Over the last two decades, Chicago Public Schools, the nation’s third-largest school district, has lost half of its Black teachers. The percentage has fallen from 41 percent to 21 percent—a loss of more than 5,000 Black educators—with some of the direct causes being decades of school closings, terminations in Black and Brown schools as a result of turnarounds, and annual layoffs targeting high-need schools with predominantly Black student populations and declining enrollment.
In a district that is more than one-third African-American, the presence of Black teachers is needed to improve educational outcomes for Black students, and the layoffs CPS has imposed over the last decade have clearly had a negative impact on many school communities. Many CPS students of color today will never have a single Black teacher during their time in public school, despite extensive research showing that both Black and white students benefit from having Black teachers.
The decline of Black teachers has been accelerated by the district’s chief policies of the last decade: student based-budgeting (SBB) and School Quality Ratings Policy (SQRP). Both SBB and SQRP have caused an enrollment death spiral in public schools as funding and students flowed to better-resourced schools in neighborhoods experiencing increases in population and housing costs.
Student-based budgeting: the real Hunger Games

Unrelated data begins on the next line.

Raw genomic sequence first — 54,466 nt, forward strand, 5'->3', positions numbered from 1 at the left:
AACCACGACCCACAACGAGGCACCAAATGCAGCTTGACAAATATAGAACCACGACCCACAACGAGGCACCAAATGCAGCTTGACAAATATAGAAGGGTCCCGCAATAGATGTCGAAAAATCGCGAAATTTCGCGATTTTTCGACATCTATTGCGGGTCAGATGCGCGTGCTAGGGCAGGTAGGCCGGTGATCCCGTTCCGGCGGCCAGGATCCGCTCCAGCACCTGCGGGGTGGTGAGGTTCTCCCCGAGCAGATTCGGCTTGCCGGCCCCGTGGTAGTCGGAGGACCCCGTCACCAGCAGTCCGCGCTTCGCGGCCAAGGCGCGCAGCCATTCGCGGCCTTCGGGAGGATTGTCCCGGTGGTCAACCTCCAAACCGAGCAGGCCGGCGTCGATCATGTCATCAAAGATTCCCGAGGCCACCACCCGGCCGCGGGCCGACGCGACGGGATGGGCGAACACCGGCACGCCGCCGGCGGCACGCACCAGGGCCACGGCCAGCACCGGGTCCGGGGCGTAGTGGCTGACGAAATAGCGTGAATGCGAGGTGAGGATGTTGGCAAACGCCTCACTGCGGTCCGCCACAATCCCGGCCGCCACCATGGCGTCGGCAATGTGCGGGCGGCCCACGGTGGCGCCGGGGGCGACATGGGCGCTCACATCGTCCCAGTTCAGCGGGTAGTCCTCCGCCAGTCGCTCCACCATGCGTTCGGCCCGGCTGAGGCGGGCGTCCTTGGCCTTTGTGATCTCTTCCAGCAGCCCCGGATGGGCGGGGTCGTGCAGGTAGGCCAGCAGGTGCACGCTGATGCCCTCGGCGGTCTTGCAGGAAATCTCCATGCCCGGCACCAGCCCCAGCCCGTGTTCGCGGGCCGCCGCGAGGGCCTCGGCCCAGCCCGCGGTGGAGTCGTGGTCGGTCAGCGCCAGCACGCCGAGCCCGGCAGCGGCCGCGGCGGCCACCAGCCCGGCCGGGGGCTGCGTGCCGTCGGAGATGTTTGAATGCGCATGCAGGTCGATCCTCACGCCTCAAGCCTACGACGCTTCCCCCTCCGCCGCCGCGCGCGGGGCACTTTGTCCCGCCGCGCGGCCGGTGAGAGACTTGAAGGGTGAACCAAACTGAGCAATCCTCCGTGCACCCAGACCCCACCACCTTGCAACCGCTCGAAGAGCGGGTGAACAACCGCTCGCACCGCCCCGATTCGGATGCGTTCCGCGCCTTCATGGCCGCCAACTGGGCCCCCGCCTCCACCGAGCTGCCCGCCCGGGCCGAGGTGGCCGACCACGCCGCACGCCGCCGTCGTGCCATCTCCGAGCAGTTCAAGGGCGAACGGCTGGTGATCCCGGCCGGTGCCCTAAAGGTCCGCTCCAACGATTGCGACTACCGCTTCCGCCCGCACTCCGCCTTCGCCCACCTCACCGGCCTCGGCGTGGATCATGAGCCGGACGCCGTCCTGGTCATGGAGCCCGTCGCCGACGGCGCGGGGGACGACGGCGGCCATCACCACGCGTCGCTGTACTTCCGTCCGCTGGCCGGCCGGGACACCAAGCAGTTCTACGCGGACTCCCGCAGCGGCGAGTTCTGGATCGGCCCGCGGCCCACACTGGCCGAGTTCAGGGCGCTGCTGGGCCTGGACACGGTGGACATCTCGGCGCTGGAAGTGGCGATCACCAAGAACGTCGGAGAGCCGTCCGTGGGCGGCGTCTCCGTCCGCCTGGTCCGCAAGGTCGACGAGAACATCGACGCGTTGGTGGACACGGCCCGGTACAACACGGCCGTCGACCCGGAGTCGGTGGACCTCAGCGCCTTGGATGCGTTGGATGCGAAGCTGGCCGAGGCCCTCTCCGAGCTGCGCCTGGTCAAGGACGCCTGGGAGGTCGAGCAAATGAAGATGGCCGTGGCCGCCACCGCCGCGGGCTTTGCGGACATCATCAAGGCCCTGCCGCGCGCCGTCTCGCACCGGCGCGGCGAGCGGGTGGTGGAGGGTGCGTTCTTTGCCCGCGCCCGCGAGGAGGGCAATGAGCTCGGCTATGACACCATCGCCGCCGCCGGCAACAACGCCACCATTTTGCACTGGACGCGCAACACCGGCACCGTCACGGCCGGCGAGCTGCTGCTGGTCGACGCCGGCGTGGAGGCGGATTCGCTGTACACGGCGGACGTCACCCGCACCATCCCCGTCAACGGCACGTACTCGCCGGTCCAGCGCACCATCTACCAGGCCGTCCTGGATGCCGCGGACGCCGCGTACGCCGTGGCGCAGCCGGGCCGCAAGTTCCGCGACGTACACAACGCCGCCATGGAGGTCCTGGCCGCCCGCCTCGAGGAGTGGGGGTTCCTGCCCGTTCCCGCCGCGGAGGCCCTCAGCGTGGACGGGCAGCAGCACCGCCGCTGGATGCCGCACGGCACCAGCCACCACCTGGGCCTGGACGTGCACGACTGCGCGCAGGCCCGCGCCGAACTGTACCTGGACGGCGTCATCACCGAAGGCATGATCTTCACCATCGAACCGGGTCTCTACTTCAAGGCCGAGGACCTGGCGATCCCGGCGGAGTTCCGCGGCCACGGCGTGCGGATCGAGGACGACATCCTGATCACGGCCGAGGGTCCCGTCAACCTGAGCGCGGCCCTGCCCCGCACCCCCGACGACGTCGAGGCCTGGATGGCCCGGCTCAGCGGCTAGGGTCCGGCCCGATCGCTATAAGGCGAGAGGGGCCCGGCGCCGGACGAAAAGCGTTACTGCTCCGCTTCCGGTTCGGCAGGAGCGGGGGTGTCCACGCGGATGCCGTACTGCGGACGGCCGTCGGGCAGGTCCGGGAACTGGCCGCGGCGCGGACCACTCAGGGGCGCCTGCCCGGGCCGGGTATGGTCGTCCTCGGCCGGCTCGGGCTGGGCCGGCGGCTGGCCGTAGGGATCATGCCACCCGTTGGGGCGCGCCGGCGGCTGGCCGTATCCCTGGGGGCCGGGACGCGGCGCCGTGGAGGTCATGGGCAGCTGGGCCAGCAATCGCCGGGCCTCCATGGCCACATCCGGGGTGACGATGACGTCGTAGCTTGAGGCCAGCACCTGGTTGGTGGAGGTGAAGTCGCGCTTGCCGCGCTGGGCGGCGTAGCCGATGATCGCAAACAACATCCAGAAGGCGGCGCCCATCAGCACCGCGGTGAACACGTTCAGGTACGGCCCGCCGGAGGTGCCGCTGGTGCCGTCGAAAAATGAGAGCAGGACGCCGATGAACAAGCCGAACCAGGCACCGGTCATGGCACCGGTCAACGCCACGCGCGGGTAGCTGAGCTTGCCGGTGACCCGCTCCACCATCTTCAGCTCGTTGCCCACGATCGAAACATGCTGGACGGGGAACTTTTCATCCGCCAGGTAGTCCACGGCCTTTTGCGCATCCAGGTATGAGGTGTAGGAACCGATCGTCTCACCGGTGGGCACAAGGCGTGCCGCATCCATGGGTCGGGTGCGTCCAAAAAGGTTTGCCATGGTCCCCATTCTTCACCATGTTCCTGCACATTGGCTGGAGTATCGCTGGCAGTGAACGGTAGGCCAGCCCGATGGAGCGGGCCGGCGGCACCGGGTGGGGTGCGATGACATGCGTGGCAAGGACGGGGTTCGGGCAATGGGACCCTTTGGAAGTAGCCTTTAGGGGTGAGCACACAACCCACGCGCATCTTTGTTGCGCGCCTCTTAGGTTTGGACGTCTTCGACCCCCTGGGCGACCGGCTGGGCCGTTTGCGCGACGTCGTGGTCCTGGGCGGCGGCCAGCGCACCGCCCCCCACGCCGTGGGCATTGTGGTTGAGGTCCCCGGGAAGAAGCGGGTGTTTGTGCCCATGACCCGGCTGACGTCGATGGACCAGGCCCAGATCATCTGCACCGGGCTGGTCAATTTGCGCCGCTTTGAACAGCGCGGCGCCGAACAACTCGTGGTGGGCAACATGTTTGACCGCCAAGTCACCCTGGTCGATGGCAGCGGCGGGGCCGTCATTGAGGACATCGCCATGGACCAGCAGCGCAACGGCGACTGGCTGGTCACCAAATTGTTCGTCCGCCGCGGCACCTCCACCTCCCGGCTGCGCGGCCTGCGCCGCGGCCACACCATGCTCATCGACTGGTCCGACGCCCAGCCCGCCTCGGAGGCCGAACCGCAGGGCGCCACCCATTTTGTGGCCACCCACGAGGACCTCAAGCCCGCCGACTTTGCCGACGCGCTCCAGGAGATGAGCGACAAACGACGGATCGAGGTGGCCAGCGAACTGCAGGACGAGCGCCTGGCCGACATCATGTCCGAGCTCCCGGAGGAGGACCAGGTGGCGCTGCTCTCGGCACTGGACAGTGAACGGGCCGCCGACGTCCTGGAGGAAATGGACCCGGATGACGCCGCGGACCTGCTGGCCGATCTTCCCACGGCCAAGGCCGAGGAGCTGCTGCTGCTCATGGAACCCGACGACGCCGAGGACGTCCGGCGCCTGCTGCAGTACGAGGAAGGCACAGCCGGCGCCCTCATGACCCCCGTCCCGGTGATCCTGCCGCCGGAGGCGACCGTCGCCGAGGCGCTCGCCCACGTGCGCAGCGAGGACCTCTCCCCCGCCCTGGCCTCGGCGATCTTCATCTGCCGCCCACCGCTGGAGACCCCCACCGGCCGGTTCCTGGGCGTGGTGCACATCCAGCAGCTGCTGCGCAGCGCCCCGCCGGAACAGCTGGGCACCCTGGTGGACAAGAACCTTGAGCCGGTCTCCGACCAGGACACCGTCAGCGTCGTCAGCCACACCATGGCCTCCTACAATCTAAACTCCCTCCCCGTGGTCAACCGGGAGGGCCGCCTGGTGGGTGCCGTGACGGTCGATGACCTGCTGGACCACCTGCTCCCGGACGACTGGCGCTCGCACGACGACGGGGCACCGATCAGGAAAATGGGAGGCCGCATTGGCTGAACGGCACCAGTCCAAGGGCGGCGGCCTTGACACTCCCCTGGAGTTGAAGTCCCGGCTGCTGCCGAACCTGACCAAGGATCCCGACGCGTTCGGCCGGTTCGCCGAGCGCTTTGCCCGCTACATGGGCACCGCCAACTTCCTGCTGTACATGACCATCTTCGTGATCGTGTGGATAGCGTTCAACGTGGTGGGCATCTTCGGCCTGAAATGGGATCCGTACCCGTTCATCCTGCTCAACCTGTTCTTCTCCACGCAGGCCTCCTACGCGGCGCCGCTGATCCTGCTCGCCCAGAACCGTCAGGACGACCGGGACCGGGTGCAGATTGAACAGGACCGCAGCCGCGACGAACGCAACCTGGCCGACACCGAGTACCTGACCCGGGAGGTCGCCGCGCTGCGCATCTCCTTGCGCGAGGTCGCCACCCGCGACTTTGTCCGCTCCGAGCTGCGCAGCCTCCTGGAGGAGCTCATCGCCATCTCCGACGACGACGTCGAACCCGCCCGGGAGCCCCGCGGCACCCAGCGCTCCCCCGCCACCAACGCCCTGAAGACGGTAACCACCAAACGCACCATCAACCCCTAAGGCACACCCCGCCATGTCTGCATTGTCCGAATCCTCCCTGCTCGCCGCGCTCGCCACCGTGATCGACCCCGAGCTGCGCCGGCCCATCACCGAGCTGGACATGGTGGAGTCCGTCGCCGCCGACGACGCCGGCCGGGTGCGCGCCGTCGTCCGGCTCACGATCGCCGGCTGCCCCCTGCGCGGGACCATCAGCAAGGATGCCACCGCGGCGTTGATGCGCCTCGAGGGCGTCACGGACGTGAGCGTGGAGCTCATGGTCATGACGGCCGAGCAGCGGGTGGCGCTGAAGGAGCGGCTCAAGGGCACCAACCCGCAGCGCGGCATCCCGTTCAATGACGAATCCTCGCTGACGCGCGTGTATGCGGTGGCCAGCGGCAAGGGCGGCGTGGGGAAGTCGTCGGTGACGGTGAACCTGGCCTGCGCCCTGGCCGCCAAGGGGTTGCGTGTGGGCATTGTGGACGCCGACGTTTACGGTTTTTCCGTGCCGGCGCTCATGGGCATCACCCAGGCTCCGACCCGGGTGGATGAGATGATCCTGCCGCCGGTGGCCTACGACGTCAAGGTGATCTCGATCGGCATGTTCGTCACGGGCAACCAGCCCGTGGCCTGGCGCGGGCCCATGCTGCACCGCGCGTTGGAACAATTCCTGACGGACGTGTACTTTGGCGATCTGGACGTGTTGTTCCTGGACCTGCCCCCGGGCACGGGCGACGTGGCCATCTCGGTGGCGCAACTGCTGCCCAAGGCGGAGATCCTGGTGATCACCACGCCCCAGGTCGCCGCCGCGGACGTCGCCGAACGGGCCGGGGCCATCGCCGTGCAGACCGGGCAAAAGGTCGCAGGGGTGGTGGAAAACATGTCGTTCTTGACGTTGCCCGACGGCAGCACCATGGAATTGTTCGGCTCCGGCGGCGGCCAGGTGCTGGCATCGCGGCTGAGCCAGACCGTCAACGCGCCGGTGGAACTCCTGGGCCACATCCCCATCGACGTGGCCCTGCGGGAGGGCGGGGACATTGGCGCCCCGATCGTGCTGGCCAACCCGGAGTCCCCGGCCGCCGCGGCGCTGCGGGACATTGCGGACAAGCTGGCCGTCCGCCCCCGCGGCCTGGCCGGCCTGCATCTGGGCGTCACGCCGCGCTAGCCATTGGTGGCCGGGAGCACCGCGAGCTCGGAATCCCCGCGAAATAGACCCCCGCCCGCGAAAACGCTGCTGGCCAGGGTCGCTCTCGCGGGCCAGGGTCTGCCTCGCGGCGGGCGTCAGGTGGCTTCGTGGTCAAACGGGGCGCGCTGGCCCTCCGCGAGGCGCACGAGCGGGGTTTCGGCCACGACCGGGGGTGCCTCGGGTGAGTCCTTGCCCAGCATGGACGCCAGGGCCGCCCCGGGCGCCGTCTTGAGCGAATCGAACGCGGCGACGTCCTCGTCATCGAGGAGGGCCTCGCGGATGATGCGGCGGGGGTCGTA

Picture every student with a dollar amount floating over their head, and now imagine every school competing to enroll that student so the school can add that student’s dollars to its budget. That’s the crux of SBB.
According to SBB boosters, this approach ensures equal spending per student and gives schools more autonomy over the budgeting process. But in reality, SBB is grossly unfair. The system assigns the same funding to each student regardless of the student’s needs, and this approach has had a disastrous impact on neighborhood schools, especially on predominantly Black schools on the South and West sides of Chicago.
Schools that are already struggling with inadequate resources and/or serve a large number of students coming from marginalized communities are hit hardest by SBB funding. Every time a student leaves the school, the school has even fewer resources to accommodate the students who remain.
On the other hand, the schools that are considered “desirable” have an incentive to pack in as many students as possible, so they can add dollars to their budgets—but without regard to overcrowded classrooms and other sub-optimal learning outcomes.
Schools, not soda
In 2013, CPS closed 50 schools, primarily on the South and West sides, citing low enrollment and poor performance as justifications. The following year, CPS implemented SBB—a school budget system that provides dollars instead of positions to schools, with the funding distributed on a per-pupil basis.
SBB’s proponents—such as school privatizers and their civic allies—supported the strangulation of struggling schools. After all, they reasoned, what could be better than students exercising consumer choice, “voting with their feet,” and leaving behind their crumbling, low-resource schools?